6. How much money do we make breeding? Bottom line: nothing at this point. Because we've been committed to getting sound dogs ourselves (our dogs have been quite an investment themselves; Kenya alone was $2000), and because we're committed to proper preventative health care (good food -- needed supplements -- good equipment -- safe whelping and litter set-ups -- good health care), strong socialization, getting proper health screenings and such, and providing new owners with all they need to get started (our puppy kits alone cost over $125 per dog), we still operate at a loss. Last fall's litter's veterinary bills for parvo treatment killed us (another breeder would've routinely put the whole litter down to save the expense -- and other vets would have put them down, too, to have been spared the hassle). But we feel like if we're going to do this, we need to do this right, and that means investing the money for responsible veterinary care, too. Every litter comes with risk, and we have to be prepared and willing to handle the worse-case scenario if it happens (and last fall it did). It's just part of being responsible. Most hobby-breeders don't make money doing this; we do it for the love of the breed.


I suppose that's enough for now. I hope that answers some of your most nagging questions (believe me, we've wrestled with these, too -- before we decided to start breeding).

We'll do another Q & A as your questions come up. In the meantime, if you have any further questions about this stuff, feel free to comment. You know I always welcome your input. You've raise excellent questions that deserve thoughtful answers. That's what I've tried to do here, and hope I've succeeded in doing so.

Thanks, as always, for your interest and support.

'Til next time,
Joan

5 comments:

Leslie Hanna said...

Thanks for all the info. I always find it interesting to read about other people's passions. :-)

JackDaddy said...

Very good post. Keep up the good work!

Christine said...

I just want to chime in and really emphasize the importance of NOT using a backyard breeder (and of course, never a puppy mill!!).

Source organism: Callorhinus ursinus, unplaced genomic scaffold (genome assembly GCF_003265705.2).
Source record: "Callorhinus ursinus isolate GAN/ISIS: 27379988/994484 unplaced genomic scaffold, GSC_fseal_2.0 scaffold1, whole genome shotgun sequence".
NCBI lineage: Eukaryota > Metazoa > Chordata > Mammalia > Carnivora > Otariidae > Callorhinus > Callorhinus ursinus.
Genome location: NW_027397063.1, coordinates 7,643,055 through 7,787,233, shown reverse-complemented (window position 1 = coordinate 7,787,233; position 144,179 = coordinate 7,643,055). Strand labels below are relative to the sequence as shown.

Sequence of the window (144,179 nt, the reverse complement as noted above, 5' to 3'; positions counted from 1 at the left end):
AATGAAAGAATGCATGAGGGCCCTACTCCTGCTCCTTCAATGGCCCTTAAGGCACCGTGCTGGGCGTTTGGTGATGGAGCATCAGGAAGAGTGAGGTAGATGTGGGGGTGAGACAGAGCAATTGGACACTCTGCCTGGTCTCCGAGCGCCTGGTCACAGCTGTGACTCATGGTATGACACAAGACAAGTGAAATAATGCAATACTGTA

I will never forgive myself for not researching getting a puppy. We purchased our Lab from a backyard breeder, and he has so many problems (congenital heart defect pre-existing, severe hip dysplasia by 6 mos, and trick knees at 15 mos)--from the get go.

They aren't committed to their dogs for life (or at all), no certifications either.

We expected a Lab for his full life time, relatively hardy and healthy. Our Lab is not expected to live past 5 years, because of irresponsible breeding.

Don't think for a moment that saving $500 by going with a backyard breeder over a reputable hobby or professional breeder is worth it in the long run.

The only part that consoles me is I know I will never give him up, so at least I can ensure he lives out his life as well as he can.

Reagan said...

Wow- you really opened my eyes. Thanks so much for the answers!

Katie-Jo said...

It sounds as though you are really committed to your dogs. I have been reading your blog here and there.
We have recently adopted a black lab puppy that if we hadn't, would have been set free to fend for himself.
I know nothing about the breeder or health of our puppy.
What I do know is that each day we love him more even though he is mischevious pup. And that he brings so much joy to our family.
Have a great day!